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Ongoing Research

The following is a listing of on-going research projects that the Foundation has undertaken.  Copies of Final Reports of completed projects are available for all projects  that have been completed.  We will happily provide copies of any reports that are noted as "Final Report Available". Visit the completed research page for more information.

“Prediction and Verification of Snapper-Grouper Spawning Aggregation Sites on the Offshore Banks of the Northwestern Gulf of Mexico” - NA14NMF4270039, GSAFFI #129

This project aims to predict and verify multi-species spawning aggregations in the northwestern Gulf of Mexico. In turn, this will allow consolidation of existing methods and further development of robust fishery dependent and independent data collection methods, designed to evaluate the status of all of the stocks that use multi-species spawning aggregation sites. This will be the first attempt to predict and verify spawning aggregations on the banks of the northwestern Gulf of Mexico. Though they are very likely to exist, no spawning aggregations in this area have been documented. At a minimum, the project will compile and analyze fishery dependent and fishery independent data, expert fisher knowledge, and geomorphological predictions of likely spawning aggregation sites that can be used within this and other subsequent studies. Six sampling cruises have been made to date. Sampling methods include underwater video observation, site mapping, fishery dependent survey, and otolith and reproductive sample collection. Potential courtship behavior of multiple species including spadefish, jacks, sheepshead, scamp, and cubera snapper were documented in various locations throughout the Gulf of Mexico.

“Examination of Catch and Discards within the Commercial Snapper-Grouper Vertical Hook-and-Line Sector in the South Atlantic United States” - NA14NMF4270040, GSAFFI #130

Many species within the snapper-grouper fishery management unit are data poor.  As a result, many of the species specific stock assessments have a high level of uncertainty associated with the models, including catch characterization, effort, and quantity of discards. This project reinitiates a fishery observer program within the vertical hook-and-line (bandit rig) sector of the snapper-grouper fishery of the South Atlantic United States to enhance the universe of data that are available to stock assessment scientists. The project will build upon the robust database that includes five years worth of data collected through past federally funded awards.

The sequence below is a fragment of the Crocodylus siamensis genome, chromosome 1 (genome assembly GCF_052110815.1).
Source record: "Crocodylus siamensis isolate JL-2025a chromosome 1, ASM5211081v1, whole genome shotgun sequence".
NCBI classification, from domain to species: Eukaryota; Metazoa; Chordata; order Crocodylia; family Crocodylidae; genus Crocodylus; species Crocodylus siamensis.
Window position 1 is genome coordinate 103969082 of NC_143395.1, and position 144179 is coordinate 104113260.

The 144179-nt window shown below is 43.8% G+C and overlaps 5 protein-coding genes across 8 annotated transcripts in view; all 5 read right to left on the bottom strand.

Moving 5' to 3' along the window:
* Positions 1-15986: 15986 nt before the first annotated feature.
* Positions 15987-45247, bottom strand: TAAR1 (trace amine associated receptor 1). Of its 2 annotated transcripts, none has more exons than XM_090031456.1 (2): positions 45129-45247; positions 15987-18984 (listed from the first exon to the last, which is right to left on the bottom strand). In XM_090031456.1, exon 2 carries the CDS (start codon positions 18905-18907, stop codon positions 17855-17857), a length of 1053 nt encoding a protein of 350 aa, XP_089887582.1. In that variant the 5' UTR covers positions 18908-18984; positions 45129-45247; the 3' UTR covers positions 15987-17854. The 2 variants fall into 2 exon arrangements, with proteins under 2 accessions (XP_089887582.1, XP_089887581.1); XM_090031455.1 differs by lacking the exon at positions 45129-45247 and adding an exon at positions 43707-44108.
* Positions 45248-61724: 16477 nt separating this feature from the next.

Through cooperation of Foundation Coordinators and Industry Cooperators, we have solicited the participation of the commercial fishing industry to voluntarily assist in the performance of this project. A GSAFF contracted observer has been placed onboard cooperating vessels to collect a variety of data quantifying the participation, gear, effort, catch, and discards within the fishery. The intent of this project is not to form a standalone dataset, but to augment currently available datasets. With the information derived from this project, the South Atlantic Fishery Management Council and NOAA Fisheries can better assess the impact of current effort and discards on the data-poor snapper-grouper fishery. The Foundation appreciates the continued cooperation of Industry. This partnership has allowed for the construction of a database that currently includes over 40,000 sampled fish.

To date, Observers have made 24 trips totaling 137 at-sea days of data collection out of ports from North Carolina to northeast Florida. If you are a participant in the South Atlantic snapper-grouper fishery and would like to participate in our program, please reach out to the Foundation.

“Shrimp Fishery Turtle Excluder Device/Bycatch Reduction Device Compliance Outreach Workshops for the National Marine Fisheries Service Southeast Regional Office” - WC-133F-14-SE-3800, GSAFFI #132

This program, funded through a contract with NOAA/NMFS, assists with gear compliance and provides new turtle excluder device (TED) and bycatch reduction device (BRD) information to members of the shrimp fishing industry throughout the Southeast region (North Carolina to Texas). The Foundation is responsible for relaying management outcomes and providing educational outreach services to the industry affected by TED/BRD regulations. The Foundation, through its staff and Regional Coordinators (Gary Graham and Captain Lindsey Parker—below), serves as a liaison between the NMFS Southeast Regional Office, Protected Resources Division, and the commercial shrimp fishing industry. This program will provide industry with clear and definitive information regarding TED and BRD regulations.